Lawsuit Seeks Better Mental Health Care For Veterans

April 21, 2008 07:01 AM
by findingDulcinea Staff
On April 21, a judge will hear a lawsuit filed by retired veterans that demands more comprehensive mental health care from the U.S. Department of Veterans Affairs.

30-Second Summary

Veterans United for Truth has filed a lawsuit in federal court that claims that the U.S. Department of Veterans Affairs can’t keep up with veterans returning from Afghanistan and Iraq who have post-traumatic stress disorder and other problems.

A judge will hear the suit on April 21 in San Francisco. According to Reuters, the plaintiffs hope the judge will “order broad changes in the administration of veterans' benefits or perhaps even appoint an outside administrator to oversee changes.”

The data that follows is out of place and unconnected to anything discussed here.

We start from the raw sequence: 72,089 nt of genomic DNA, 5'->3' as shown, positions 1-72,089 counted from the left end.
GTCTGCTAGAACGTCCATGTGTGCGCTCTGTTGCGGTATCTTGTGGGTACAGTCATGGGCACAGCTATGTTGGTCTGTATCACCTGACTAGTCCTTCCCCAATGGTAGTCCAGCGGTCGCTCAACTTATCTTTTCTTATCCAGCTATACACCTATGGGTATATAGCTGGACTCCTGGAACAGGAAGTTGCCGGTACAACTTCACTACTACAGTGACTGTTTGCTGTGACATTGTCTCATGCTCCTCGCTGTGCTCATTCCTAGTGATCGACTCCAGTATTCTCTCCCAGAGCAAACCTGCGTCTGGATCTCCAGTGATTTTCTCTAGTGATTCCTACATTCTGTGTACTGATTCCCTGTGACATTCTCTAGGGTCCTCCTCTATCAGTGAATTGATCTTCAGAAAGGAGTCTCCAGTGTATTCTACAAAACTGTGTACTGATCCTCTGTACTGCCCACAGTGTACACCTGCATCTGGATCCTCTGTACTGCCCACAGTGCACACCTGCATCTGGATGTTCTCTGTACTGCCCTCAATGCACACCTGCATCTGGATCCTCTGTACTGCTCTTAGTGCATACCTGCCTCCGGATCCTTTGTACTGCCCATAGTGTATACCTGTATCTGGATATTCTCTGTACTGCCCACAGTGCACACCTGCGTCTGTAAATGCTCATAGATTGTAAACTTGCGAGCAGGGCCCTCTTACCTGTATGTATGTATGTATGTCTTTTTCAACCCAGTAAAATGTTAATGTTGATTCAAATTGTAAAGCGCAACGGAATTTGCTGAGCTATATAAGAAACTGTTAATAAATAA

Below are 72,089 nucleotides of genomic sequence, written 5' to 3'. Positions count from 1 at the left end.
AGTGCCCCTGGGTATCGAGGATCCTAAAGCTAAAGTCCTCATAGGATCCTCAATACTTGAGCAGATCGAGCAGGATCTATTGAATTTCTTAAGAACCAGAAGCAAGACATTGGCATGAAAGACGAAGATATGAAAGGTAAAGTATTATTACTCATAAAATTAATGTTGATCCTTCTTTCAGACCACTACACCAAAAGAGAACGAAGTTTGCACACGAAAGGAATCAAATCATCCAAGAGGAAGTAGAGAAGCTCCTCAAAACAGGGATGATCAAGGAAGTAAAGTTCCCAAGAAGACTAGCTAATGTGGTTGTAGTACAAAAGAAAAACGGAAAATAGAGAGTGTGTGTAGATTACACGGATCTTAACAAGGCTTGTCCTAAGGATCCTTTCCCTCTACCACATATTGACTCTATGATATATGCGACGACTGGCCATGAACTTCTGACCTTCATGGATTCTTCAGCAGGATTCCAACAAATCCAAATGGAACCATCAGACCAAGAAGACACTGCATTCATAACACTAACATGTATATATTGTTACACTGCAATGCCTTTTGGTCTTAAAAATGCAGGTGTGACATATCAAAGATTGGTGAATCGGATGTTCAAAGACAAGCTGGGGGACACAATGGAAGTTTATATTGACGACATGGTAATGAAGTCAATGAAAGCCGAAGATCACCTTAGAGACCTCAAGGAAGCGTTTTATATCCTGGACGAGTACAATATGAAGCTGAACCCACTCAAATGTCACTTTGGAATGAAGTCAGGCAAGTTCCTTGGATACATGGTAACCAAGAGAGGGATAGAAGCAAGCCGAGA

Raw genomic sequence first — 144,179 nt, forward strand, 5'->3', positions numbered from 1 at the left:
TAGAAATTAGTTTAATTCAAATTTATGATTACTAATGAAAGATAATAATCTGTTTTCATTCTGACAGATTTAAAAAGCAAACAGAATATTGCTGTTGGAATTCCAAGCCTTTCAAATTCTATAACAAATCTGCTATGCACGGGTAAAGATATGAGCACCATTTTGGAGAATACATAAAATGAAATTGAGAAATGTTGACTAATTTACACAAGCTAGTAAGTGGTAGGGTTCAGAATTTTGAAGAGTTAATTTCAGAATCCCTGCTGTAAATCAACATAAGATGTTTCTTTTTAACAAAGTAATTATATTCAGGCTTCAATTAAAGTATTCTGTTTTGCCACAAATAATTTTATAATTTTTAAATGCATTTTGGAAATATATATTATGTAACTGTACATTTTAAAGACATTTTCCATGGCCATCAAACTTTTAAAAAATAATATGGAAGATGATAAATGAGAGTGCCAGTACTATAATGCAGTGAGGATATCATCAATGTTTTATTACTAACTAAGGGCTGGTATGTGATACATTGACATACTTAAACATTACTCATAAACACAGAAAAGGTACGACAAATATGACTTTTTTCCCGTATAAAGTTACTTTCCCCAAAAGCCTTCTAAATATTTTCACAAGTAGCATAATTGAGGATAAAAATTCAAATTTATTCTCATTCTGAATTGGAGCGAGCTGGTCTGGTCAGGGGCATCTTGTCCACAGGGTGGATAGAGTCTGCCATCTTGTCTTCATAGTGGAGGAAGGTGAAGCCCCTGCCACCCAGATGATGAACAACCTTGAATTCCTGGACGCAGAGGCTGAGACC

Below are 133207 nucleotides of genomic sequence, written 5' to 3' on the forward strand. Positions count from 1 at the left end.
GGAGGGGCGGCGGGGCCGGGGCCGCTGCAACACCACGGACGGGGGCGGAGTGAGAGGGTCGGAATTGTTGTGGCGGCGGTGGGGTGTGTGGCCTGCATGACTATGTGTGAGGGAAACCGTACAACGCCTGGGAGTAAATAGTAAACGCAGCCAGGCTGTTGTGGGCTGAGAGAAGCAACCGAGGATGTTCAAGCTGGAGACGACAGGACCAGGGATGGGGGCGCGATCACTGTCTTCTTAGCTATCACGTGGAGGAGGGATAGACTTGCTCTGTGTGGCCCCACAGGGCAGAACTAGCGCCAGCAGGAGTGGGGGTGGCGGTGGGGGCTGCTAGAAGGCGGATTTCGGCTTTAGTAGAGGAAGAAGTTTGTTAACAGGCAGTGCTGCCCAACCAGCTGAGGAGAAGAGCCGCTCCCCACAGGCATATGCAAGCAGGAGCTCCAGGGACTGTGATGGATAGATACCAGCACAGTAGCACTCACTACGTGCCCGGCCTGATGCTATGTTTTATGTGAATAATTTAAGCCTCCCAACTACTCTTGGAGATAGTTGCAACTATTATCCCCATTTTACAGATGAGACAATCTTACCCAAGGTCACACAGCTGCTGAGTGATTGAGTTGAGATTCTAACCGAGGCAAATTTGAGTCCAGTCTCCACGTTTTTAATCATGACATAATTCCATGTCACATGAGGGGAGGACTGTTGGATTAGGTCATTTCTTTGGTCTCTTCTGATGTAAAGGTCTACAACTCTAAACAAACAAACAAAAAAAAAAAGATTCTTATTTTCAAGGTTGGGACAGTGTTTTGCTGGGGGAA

If the VA denies benefits, veterans currently can’t do much about it, and they have “no legal right to specific types of medical care,” according to the San Francisco Chronicle.

“Their attitude is not what can we do to help you,” Barbara Bachmeier told Reuters; Bachman, 54, is an Army veteran who said she received inadequate treatment after being raped and sexually harassed during the 1980s.

The trial starts a week after a Rand Corporation report suggests that nearly a fifth of veterans coming back from Afghanistan and Iraq might have post-traumatic stress disorder or depression.

Depression and anxiety are problems veterans commonly report upon returning from active duty, but they aren’t the only ones who could be affected. Web guides created by findingDulcinea can help people learn about mental health issues, and where to find help.

Headline Links: ‘Distressed war veterans get day in court’

Key Players: Veterans United For Truth

Reference: Rand report, anxiety and depression, mental health


Most Recent Beyond The Headlines